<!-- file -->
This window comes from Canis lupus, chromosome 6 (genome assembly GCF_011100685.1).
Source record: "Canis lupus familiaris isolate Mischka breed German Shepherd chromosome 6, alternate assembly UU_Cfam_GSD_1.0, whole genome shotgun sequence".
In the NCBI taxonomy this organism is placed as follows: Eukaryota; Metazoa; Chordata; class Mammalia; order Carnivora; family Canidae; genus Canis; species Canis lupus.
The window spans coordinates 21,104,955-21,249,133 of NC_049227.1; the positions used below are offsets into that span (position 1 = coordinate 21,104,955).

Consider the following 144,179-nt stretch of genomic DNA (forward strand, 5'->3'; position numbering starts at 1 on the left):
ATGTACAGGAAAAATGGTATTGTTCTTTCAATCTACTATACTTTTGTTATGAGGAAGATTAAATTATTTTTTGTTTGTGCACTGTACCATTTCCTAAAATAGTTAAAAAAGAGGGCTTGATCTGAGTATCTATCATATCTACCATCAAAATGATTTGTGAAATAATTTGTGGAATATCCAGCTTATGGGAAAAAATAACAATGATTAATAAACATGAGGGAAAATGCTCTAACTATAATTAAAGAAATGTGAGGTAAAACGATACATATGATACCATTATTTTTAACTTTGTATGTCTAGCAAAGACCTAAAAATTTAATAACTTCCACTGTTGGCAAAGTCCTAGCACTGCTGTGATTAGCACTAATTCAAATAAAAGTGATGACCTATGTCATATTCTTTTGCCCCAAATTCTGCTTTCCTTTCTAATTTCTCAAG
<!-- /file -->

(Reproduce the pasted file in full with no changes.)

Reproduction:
This window comes from Canis lupus, chromosome 6 (genome assembly GCF_011100685.1).
Source record: "Canis lupus familiaris isolate Mischka breed German Shepherd chromosome 6, alternate assembly UU_Cfam_GSD_1.0, whole genome shotgun sequence".
In the NCBI taxonomy this organism is placed as follows: Eukaryota; Metazoa; Chordata; class Mammalia; order Carnivora; family Canidae; genus Canis; species Canis lupus.
The window spans coordinates 21,104,955-21,249,133 of NC_049227.1; the positions used below are offsets into that span (position 1 = coordinate 21,104,955).

Consider the following 144,179-nt stretch of genomic DNA (forward strand, 5'->3'; position numbering starts at 1 on the left):
ATGTACAGGAAAAATGGTATTGTTCTTTCAATCTACTATACTTTTGTTATGAGGAAGATTAAATTATTTTTTGTTTGTGCACTGTACCATTTCCTAAAATAGTTAAAAAAGAGGGCTTGATCTGAGTATCTATCATATCTACCATCAAAATGATTTGTGAAATAATTTGTGGAATATCCAGCTTATGGGAAAAAATAACAATGATTAATAAACATGAGGGAAAATGCTCTAACTATAATTAAAGAAATGTGAGGTAAAACGATACATATGATACCATTATTTTTAACTTTGTATGTCTAGCAAAGACCTAAAAATTTAATAACTTCCACTGTTGGCAAAGTCCTAGCACTGCTGTGATTAGCACTAATTCAAATAAAAGTGATGACCTATGTCATATTCTTTTGCCCCAAATTCTGCTTTCCTTTCTAATTTCTCAAG